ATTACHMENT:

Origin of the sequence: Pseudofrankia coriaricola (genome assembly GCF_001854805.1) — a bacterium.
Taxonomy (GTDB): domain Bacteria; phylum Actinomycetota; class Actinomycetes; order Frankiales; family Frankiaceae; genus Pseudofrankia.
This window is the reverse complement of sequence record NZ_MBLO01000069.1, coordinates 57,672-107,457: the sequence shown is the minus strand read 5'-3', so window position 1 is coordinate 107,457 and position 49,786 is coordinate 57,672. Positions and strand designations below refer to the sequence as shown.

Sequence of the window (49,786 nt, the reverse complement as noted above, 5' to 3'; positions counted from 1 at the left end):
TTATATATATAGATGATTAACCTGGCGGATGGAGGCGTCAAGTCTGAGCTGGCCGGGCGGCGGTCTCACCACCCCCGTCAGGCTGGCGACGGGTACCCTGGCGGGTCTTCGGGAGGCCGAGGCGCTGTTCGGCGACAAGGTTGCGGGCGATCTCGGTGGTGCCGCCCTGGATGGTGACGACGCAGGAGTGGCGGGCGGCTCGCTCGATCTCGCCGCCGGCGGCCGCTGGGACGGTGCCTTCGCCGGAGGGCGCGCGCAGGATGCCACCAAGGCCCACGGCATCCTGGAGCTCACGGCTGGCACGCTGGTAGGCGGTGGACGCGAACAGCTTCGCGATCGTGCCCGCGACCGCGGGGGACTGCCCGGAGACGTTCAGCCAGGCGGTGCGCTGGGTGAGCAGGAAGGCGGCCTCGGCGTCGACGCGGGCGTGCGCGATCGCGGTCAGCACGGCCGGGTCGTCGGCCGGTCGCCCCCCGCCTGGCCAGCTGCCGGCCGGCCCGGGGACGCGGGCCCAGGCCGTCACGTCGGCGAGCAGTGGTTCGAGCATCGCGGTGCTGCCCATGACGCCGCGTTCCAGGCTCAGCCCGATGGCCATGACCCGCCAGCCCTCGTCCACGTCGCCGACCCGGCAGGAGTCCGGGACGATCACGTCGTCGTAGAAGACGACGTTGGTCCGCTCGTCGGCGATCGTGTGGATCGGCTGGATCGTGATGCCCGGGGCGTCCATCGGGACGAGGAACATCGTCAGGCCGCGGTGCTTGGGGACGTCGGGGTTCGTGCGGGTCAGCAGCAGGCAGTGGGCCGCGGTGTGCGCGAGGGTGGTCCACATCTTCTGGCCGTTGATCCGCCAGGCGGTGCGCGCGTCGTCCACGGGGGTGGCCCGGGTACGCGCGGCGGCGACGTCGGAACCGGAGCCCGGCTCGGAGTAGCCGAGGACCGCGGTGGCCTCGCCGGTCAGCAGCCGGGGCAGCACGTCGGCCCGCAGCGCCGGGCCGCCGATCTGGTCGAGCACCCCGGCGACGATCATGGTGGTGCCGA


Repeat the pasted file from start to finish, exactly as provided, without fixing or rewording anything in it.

Origin of the sequence: Pseudofrankia coriaricola (genome assembly GCF_001854805.1) — a bacterium.
Taxonomy (GTDB): domain Bacteria; phylum Actinomycetota; class Actinomycetes; order Frankiales; family Frankiaceae; genus Pseudofrankia.
This window is the reverse complement of sequence record NZ_MBLO01000069.1, coordinates 57,672-107,457: the sequence shown is the minus strand read 5'-3', so window position 1 is coordinate 107,457 and position 49,786 is coordinate 57,672. Positions and strand designations below refer to the sequence as shown.

Sequence of the window (49,786 nt, the reverse complement as noted above, 5' to 3'; positions counted from 1 at the left end):
TTATATATATAGATGATTAACCTGGCGGATGGAGGCGTCAAGTCTGAGCTGGCCGGGCGGCGGTCTCACCACCCCCGTCAGGCTGGCGACGGGTACCCTGGCGGGTCTTCGGGAGGCCGAGGCGCTGTTCGGCGACAAGGTTGCGGGCGATCTCGGTGGTGCCGCCCTGGATGGTGACGACGCAGGAGTGGCGGGCGGCTCGCTCGATCTCGCCGCCGGCGGCCGCTGGGACGGTGCCTTCGCCGGAGGGCGCGCGCAGGATGCCACCAAGGCCCACGGCATCCTGGAGCTCACGGCTGGCACGCTGGTAGGCGGTGGACGCGAACAGCTTCGCGATCGTGCCCGCGACCGCGGGGGACTGCCCGGAGACGTTCAGCCAGGCGGTGCGCTGGGTGAGCAGGAAGGCGGCCTCGGCGTCGACGCGGGCGTGCGCGATCGCGGTCAGCACGGCCGGGTCGTCGGCCGGTCGCCCCCCGCCTGGCCAGCTGCCGGCCGGCCCGGGGACGCGGGCCCAGGCCGTCACGTCGGCGAGCAGTGGTTCGAGCATCGCGGTGCTGCCCATGACGCCGCGTTCCAGGCTCAGCCCGATGGCCATGACCCGCCAGCCCTCGTCCACGTCGCCGACCCGGCAGGAGTCCGGGACGATCACGTCGTCGTAGAAGACGACGTTGGTCCGCTCGTCGGCGATCGTGTGGATCGGCTGGATCGTGATGCCCGGGGCGTCCATCGGGACGAGGAACATCGTCAGGCCGCGGTGCTTGGGGACGTCGGGGTTCGTGCGGGTCAGCAGCAGGCAGTGGGCCGCGGTGTGCGCGAGGGTGGTCCACATCTTCTGGCCGTTGATCCGCCAGGCGGTGCGCGCGTCGTCCACGGGGGTGGCCCGGGTACGCGCGGCGGCGACGTCGGAACCGGAGCCCGGCTCGGAGTAGCCGAGGACCGCGGTGGCCTCGCCGGTCAGCAGCCGGGGCAGCACGTCGGCCCGCAGCGCCGGGCCGCCGATCTGGTCGAGCACCCCGGCGACGATCATGGTGGTGCCGA